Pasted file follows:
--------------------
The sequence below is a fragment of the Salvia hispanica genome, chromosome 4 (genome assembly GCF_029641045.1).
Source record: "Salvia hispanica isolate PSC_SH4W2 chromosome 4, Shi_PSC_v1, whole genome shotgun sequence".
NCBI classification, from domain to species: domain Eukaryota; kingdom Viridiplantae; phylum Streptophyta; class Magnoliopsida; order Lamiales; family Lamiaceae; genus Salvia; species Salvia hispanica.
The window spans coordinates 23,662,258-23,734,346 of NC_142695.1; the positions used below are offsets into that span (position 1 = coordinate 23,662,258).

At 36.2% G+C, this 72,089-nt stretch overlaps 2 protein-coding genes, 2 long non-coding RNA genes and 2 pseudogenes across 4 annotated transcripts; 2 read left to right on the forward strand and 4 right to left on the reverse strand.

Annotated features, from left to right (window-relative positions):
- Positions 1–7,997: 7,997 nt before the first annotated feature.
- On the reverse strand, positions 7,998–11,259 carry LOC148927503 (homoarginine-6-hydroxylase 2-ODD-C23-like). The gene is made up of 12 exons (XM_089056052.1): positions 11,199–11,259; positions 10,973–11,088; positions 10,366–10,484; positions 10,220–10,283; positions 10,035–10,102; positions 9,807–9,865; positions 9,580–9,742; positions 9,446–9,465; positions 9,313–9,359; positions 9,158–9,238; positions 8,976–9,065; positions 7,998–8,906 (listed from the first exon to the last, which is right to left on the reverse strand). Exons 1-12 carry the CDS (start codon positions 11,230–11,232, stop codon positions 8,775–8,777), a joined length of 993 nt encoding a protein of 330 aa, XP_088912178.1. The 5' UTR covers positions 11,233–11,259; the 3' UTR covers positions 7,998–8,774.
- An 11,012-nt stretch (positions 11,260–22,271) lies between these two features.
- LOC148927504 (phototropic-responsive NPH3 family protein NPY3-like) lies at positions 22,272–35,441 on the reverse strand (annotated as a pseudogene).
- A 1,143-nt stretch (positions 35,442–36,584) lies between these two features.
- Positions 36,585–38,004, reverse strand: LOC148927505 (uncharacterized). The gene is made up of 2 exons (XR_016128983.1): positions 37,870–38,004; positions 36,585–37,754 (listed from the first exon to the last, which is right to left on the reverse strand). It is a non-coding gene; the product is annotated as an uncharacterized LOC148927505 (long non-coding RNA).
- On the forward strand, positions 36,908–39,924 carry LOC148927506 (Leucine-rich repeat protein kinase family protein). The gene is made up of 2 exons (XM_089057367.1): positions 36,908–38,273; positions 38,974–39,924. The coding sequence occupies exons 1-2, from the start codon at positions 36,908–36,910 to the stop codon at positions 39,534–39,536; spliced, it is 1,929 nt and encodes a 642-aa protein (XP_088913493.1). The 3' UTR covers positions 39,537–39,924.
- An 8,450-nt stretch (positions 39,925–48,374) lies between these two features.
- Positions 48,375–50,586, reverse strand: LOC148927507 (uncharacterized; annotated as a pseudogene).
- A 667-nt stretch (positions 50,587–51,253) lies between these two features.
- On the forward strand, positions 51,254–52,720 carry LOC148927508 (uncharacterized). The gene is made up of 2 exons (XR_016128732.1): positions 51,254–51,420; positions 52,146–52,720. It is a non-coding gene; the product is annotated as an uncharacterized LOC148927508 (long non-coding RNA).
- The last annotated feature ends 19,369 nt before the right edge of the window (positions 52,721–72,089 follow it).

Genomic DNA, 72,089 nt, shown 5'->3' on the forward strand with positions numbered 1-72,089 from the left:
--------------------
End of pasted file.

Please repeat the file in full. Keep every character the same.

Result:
The sequence below is a fragment of the Salvia hispanica genome, chromosome 4 (genome assembly GCF_029641045.1).
Source record: "Salvia hispanica isolate PSC_SH4W2 chromosome 4, Shi_PSC_v1, whole genome shotgun sequence".
NCBI classification, from domain to species: domain Eukaryota; kingdom Viridiplantae; phylum Streptophyta; class Magnoliopsida; order Lamiales; family Lamiaceae; genus Salvia; species Salvia hispanica.
The window spans coordinates 23,662,258-23,734,346 of NC_142695.1; the positions used below are offsets into that span (position 1 = coordinate 23,662,258).

At 36.2% G+C, this 72,089-nt stretch overlaps 2 protein-coding genes, 2 long non-coding RNA genes and 2 pseudogenes across 4 annotated transcripts; 2 read left to right on the forward strand and 4 right to left on the reverse strand.

Annotated features, from left to right (window-relative positions):
- Positions 1–7,997: 7,997 nt before the first annotated feature.
- On the reverse strand, positions 7,998–11,259 carry LOC148927503 (homoarginine-6-hydroxylase 2-ODD-C23-like). The gene is made up of 12 exons (XM_089056052.1): positions 11,199–11,259; positions 10,973–11,088; positions 10,366–10,484; positions 10,220–10,283; positions 10,035–10,102; positions 9,807–9,865; positions 9,580–9,742; positions 9,446–9,465; positions 9,313–9,359; positions 9,158–9,238; positions 8,976–9,065; positions 7,998–8,906 (listed from the first exon to the last, which is right to left on the reverse strand). Exons 1-12 carry the CDS (start codon positions 11,230–11,232, stop codon positions 8,775–8,777), a joined length of 993 nt encoding a protein of 330 aa, XP_088912178.1. The 5' UTR covers positions 11,233–11,259; the 3' UTR covers positions 7,998–8,774.
- An 11,012-nt stretch (positions 11,260–22,271) lies between these two features.
- LOC148927504 (phototropic-responsive NPH3 family protein NPY3-like) lies at positions 22,272–35,441 on the reverse strand (annotated as a pseudogene).
- A 1,143-nt stretch (positions 35,442–36,584) lies between these two features.
- Positions 36,585–38,004, reverse strand: LOC148927505 (uncharacterized). The gene is made up of 2 exons (XR_016128983.1): positions 37,870–38,004; positions 36,585–37,754 (listed from the first exon to the last, which is right to left on the reverse strand). It is a non-coding gene; the product is annotated as an uncharacterized LOC148927505 (long non-coding RNA).
- On the forward strand, positions 36,908–39,924 carry LOC148927506 (Leucine-rich repeat protein kinase family protein). The gene is made up of 2 exons (XM_089057367.1): positions 36,908–38,273; positions 38,974–39,924. The coding sequence occupies exons 1-2, from the start codon at positions 36,908–36,910 to the stop codon at positions 39,534–39,536; spliced, it is 1,929 nt and encodes a 642-aa protein (XP_088913493.1). The 3' UTR covers positions 39,537–39,924.
- An 8,450-nt stretch (positions 39,925–48,374) lies between these two features.
- Positions 48,375–50,586, reverse strand: LOC148927507 (uncharacterized; annotated as a pseudogene).
- A 667-nt stretch (positions 50,587–51,253) lies between these two features.
- On the forward strand, positions 51,254–52,720 carry LOC148927508 (uncharacterized). The gene is made up of 2 exons (XR_016128732.1): positions 51,254–51,420; positions 52,146–52,720. It is a non-coding gene; the product is annotated as an uncharacterized LOC148927508 (long non-coding RNA).
- The last annotated feature ends 19,369 nt before the right edge of the window (positions 52,721–72,089 follow it).

Genomic DNA, 72,089 nt, shown 5'->3' on the forward strand with positions numbered 1-72,089 from the left: